The Deep Dive Method of Learning UX

ux-deep-dive-method-learning-ux-design

I think we’re all sold on the idea of establishing good habits. Meditate 15 minutes a day, exercise 3 times a week, etc.

When it comes to learning, I’ve found that carving out a “deep dive day” is especially helpful to fully grok a topic or skill.

It’s also super helpful when I’ve fallen off the train and need to motivate myself again.

Let me know if you can relate or if any of this is triggering ;)

  • You’ve been stagnating in your UX curriculum
  • You’re procrastinating on your UX job search
  • Spending 30 minutes / day on UX work is too slow for you

Learning UX is a marathon, not a sprint. So if you’ve become demotivated on your learning journey, we’ll compare two learning methods to help you get back on track.

When the drip model stops working

The drip method of learning is the standard method. You learn day by day, or follow a set curriculum that’s chunked out in modules.

This method assumes ideal conditions: you have a consistent schedule and have enough energy and motivation to keep progressing every day.

If you’re juggling kids, a full time job and other duties, sticking to a consistent schedule can get messy…and it can feel extra demotivating when you fall behind on your lessons.

If that hasn’t been working for you, then maybe you need a deep dive.

Enter the deep dive method

The deep dive method is simple: clear out your schedule and dedicate a chunk of time for deep learning.

This can look like dedicating a whole weekend or 4 hours during a free day of your week.

For your first time trying this, I recommend a deep dive day.

Set up a whole day, or as much of a whole day, to immerse yourself in one UX topic.

You can accomplish than you expect in just one deep dive day:

Compared to drip learning 1 hour at a time — which might not be deep enough to crack into one topic — you’re using one continuous chunk of time to immerse yourself in a topic.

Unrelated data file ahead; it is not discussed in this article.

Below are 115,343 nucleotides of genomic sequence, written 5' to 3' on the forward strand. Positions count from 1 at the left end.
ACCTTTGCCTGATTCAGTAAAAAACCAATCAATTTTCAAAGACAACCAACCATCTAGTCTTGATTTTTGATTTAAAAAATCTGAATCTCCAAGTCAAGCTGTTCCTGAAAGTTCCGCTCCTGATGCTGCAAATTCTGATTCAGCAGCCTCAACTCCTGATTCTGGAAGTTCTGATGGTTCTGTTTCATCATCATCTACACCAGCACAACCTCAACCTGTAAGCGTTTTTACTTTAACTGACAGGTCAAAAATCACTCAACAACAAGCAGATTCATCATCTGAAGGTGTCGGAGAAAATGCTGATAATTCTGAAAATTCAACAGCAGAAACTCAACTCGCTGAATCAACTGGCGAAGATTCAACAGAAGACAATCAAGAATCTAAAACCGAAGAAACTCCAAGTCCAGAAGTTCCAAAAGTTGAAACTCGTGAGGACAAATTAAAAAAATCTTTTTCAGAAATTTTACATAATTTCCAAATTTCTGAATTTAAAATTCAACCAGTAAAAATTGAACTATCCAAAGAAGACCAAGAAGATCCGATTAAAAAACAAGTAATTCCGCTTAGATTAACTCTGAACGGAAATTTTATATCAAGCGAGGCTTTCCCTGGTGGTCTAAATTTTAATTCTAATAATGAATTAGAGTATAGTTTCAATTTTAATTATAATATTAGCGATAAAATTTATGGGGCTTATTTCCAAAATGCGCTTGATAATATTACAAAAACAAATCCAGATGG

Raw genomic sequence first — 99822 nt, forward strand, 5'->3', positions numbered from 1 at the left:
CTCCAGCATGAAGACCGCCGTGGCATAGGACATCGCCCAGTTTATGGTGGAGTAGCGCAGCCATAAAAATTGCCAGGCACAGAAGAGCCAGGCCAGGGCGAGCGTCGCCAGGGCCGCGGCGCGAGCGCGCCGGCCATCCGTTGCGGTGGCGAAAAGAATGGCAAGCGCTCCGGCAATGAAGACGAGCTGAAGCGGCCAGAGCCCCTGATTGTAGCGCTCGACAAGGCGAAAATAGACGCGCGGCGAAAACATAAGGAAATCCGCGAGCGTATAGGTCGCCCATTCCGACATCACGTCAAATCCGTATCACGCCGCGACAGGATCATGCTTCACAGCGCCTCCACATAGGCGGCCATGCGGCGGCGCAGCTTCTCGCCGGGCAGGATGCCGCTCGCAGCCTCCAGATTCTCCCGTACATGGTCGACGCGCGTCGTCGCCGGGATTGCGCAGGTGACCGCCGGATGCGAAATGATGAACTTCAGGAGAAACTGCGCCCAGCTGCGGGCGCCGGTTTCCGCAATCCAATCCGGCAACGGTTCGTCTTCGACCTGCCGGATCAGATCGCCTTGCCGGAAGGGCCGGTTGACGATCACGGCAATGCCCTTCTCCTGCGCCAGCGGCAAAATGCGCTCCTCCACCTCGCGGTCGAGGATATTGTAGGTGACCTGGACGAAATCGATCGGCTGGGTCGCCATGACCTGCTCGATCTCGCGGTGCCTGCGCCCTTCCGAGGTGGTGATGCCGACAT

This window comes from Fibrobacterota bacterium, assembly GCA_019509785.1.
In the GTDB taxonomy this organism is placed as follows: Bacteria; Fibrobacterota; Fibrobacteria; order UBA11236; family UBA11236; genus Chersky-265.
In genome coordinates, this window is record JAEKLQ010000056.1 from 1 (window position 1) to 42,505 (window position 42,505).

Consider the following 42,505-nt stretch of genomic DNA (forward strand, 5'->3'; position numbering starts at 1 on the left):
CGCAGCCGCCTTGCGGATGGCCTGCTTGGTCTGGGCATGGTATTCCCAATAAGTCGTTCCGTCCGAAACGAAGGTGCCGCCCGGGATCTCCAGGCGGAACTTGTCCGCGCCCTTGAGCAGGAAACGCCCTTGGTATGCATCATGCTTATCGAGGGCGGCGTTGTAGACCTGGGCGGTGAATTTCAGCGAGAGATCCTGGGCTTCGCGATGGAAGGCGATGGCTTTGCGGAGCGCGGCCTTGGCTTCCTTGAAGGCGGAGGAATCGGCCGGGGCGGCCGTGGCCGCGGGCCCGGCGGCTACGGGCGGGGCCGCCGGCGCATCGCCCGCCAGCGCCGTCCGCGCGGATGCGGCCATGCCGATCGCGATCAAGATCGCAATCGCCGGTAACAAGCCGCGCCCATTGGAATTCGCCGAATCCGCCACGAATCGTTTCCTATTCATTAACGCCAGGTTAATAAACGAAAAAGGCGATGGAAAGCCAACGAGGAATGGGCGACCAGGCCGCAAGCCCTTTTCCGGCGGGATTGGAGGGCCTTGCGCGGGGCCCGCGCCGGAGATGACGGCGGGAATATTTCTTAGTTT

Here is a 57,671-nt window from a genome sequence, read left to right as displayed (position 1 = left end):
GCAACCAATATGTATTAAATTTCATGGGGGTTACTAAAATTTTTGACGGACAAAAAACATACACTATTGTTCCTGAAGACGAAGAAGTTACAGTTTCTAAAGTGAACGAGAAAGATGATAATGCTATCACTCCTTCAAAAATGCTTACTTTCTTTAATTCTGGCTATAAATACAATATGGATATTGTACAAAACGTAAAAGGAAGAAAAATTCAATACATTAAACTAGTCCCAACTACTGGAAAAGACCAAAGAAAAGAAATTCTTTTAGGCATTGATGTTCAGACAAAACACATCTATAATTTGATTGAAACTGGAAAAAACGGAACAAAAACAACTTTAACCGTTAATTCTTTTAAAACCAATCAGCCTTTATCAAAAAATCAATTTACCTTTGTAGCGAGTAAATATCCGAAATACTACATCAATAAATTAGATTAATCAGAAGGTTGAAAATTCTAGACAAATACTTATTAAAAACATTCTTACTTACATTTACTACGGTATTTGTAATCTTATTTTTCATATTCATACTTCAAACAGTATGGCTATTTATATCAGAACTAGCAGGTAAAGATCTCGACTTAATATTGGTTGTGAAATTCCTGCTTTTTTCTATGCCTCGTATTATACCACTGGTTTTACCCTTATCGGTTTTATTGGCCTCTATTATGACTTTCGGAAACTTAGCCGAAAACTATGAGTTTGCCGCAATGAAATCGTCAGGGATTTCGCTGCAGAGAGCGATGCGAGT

Drip MethodDeep Dive Method
ScheduleConsistent and short
30 minutes to 1-2 hours at a day
A-la-carte and long
1x/week or 1x/month, 8+ hours a day
Depth of learningShallow to Medium
Good for exposure to new concepts
Deep
Better for integrating and practicing material
ProgressSmall steps
Good for incremental, tactical knowledge & tips
Big leaps
Good for understanding big concepts and having things “click” faster

Bonus: this is also a great way to give up any guilt around not making progress using the drip method.

You’ll see that if you really need to make progress in one area of life, creating a deep dive learning day may be exactly what you need.

Why not both?

These two learning methods are not mutually exclusive.

Sometimes you might find yourself steady progress using drip learning, and sometimes you need a “reboot” to get motivated about UX again.

(I also think this is an unspoken benefit of attending UX conferences).

Here’s a time continuum of how you might play with the deep dive method, drip method, or both for different learning needs.

Initial learningMaintain your learningReinvigorate your learning
Deep diveDrip methodDeep dive, then figure out a drip method
Why? Give yourself enough space to learn and absorb new and big UX topicsWhy? Maintain a steady cadence of learningWhy? Re-motivate yourself if you hit a wall in progress / begin to stagnate

Deep dive can be more effective, but it’s still not easy

Yes, learning UX and trying the deep dive method can be a big commitment.

That might mean waking up earlier or saying no to other events. It can mean setting boundaries with others or delegating tasks so you can really make significant progress in your UX career.

And yes, it can be painful to lose some work-life balance for a while as you get up to speed.

A UX job isn’t given to anyone— you need to want it bad enough, and be more obsessed than the next person.

Whether you’re self-studying UX or already enrolled in an immersive UX bootcamp, I hope you consider the deep dive method as a way to get un-stuck and make significant progress.

About the Author

oz

Facebook Twitter

Oz first started UX Beginner was a way to document his own journey to become a UX designer. Now the site helps thousands of professionals transition into the user experience field with UX career resources, articles and courses.

Leave a Reply

This site uses Akismet to reduce spam. Learn how your comment data is processed.